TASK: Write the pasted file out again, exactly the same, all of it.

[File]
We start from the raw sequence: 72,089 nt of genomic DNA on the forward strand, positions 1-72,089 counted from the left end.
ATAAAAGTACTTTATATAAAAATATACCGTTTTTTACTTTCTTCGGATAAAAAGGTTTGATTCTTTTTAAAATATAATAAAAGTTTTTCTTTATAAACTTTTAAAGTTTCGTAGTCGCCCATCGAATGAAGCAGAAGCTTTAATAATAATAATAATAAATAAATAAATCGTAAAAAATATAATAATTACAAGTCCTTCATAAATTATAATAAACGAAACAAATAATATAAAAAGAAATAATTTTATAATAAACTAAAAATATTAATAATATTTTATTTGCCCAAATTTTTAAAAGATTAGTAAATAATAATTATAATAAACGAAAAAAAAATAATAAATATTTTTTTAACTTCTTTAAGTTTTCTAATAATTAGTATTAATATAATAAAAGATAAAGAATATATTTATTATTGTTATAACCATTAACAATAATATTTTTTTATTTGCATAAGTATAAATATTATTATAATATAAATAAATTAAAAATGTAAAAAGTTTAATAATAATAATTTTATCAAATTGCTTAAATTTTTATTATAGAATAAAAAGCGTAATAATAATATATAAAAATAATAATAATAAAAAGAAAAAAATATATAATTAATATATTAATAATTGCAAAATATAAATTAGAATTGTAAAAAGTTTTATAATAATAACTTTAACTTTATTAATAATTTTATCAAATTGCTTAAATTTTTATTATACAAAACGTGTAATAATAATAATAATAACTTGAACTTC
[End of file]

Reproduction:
We start from the raw sequence: 72,089 nt of genomic DNA on the forward strand, positions 1-72,089 counted from the left end.
ATAAAAGTACTTTATATAAAAATATACCGTTTTTTACTTTCTTCGGATAAAAAGGTTTGATTCTTTTTAAAATATAATAAAAGTTTTTCTTTATAAACTTTTAAAGTTTCGTAGTCGCCCATCGAATGAAGCAGAAGCTTTAATAATAATAATAATAAATAAATAAATCGTAAAAAATATAATAATTACAAGTCCTTCATAAATTATAATAAACGAAACAAATAATATAAAAAGAAATAATTTTATAATAAACTAAAAATATTAATAATATTTTATTTGCCCAAATTTTTAAAAGATTAGTAAATAATAATTATAATAAACGAAAAAAAAATAATAAATATTTTTTTAACTTCTTTAAGTTTTCTAATAATTAGTATTAATATAATAAAAGATAAAGAATATATTTATTATTGTTATAACCATTAACAATAATATTTTTTTATTTGCATAAGTATAAATATTATTATAATATAAATAAATTAAAAATGTAAAAAGTTTAATAATAATAATTTTATCAAATTGCTTAAATTTTTATTATAGAATAAAAAGCGTAATAATAATATATAAAAATAATAATAATAAAAAGAAAAAAATATATAATTAATATATTAATAATTGCAAAATATAAATTAGAATTGTAAAAAGTTTTATAATAATAACTTTAACTTTATTAATAATTTTATCAAATTGCTTAAATTTTTATTATACAAAACGTGTAATAATAATAATAATAACTTGAACTTC